6. >I heard an interview with an auto-exec justifying that practice because consumers will like the car better if the gauge stays at full for much longer after they fill up the tank.

    I’m not sure how true this is. My understanding is that it’s because fuel tanks have unusual shapes and the fuel gauge works due to a float connected to a rod in the tank. This provides variable resistance. The actual amount of remaining gas is not consistent because of the tank’s shape. Also, the gas sloshes around as the vehicle moves and the float moves with it, so what you’re seeing on the fuel gauge is actually an average estimated amount of gasoline in the tank. Lots cars attempt to correct for this in the car’s computer nowadays and quite a few do a very good job of it.

    Here’s a page that describes how they work and talks about exactly those caveats.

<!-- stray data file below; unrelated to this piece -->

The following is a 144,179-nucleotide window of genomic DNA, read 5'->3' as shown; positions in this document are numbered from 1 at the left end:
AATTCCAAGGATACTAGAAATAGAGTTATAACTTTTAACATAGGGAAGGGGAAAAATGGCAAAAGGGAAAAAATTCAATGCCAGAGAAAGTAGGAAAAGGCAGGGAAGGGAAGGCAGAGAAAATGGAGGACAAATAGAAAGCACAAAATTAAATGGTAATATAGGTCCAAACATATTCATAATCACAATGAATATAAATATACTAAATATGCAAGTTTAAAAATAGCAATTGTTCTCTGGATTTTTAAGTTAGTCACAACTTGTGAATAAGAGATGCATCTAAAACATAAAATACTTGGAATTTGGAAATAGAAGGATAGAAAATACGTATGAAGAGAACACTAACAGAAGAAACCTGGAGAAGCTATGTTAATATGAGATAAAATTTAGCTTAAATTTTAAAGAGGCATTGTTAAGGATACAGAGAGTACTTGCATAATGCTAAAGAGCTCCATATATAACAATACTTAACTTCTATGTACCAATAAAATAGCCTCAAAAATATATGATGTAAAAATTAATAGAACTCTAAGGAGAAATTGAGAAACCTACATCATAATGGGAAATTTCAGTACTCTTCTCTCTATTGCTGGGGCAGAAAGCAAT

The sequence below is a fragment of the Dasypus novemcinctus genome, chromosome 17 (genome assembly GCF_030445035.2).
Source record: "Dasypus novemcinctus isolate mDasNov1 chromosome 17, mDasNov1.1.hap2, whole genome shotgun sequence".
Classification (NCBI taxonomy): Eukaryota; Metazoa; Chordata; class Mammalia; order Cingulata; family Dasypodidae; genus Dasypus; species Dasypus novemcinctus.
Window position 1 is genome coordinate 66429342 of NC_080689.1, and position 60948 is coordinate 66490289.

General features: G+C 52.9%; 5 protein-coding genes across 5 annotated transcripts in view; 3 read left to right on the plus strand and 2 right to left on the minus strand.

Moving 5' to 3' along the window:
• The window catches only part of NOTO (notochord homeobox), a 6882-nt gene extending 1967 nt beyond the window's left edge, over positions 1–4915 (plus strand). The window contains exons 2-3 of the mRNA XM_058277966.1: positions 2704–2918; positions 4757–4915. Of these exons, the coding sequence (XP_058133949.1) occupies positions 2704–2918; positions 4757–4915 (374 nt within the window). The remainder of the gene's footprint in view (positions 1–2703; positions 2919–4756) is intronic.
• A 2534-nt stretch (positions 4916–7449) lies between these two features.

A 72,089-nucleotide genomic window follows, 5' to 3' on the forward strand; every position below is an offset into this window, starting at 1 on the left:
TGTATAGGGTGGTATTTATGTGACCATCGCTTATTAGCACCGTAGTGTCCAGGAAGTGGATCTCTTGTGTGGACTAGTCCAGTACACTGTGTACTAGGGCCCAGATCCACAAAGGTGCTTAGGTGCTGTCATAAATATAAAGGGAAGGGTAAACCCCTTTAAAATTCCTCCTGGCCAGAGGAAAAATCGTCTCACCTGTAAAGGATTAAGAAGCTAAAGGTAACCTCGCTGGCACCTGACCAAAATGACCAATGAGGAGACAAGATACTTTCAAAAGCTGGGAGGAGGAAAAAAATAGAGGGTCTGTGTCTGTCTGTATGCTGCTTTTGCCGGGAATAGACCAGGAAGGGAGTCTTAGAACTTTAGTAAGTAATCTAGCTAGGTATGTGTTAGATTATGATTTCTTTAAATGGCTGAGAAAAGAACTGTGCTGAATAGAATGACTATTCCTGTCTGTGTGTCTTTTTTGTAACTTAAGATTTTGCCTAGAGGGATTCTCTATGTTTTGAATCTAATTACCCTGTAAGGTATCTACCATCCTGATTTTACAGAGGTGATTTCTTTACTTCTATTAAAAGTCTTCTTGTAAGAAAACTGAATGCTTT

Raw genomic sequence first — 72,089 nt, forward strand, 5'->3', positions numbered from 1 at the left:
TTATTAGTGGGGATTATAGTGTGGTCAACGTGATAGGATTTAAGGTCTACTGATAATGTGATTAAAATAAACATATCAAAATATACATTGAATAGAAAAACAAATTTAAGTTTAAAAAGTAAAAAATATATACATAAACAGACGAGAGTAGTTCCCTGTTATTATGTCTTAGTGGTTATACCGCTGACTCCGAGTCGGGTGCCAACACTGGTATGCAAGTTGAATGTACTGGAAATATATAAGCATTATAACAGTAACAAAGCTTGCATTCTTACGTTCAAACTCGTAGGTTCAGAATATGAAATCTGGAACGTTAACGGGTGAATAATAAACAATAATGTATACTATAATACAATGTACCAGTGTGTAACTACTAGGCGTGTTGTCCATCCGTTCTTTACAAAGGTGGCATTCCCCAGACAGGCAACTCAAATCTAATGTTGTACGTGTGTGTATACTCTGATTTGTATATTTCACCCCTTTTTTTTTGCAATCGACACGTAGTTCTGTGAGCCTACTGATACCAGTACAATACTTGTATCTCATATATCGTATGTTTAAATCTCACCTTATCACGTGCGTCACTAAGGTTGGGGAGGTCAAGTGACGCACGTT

7. I’ve never seen vehicles not pass inspection with broken speedometers. of course, I’ve never had a vehicle that had to be connected to a computer to be emission tested either and one of mine is 3 years away from being only safety tested. Classics are only safety tested in most states and odometer readings become exempt after a certain number of years/miles as well I think (all my titles say exempt for mileage – newest vehicle is a 93). Since his original speedometer was cable driven, it should be even older than my 93 with it’s electric speedometer. So legally, there should be no issue in the states (except California and other “it’s been modified, I can’t inspect it” areas).

  8. judging by the picture of the inside of his truck, he probably has a ton of miles on the odometer anyway. I have no idea about the UK, but in the states, once you’ve cleared 100k miles, no one seems to really care anymore if the vehicle has 101k or a million. Some older vehicles also only have 5-digit odometers (like my old VW beetle), and this person’s land rover seems like it might be of similar vintage.

  9. This would be great to reverse the digits and make your own Speedo Heads Up Display. I have the HUD in my Grand Prix GTP and would love to add it to my other cars as well. I don’t know how I went without it. Though the reflection in htose wind shields might have slight double vision it would be nice.

  10. @Alan
    I like the idea of using a motor to drive the factory speedo.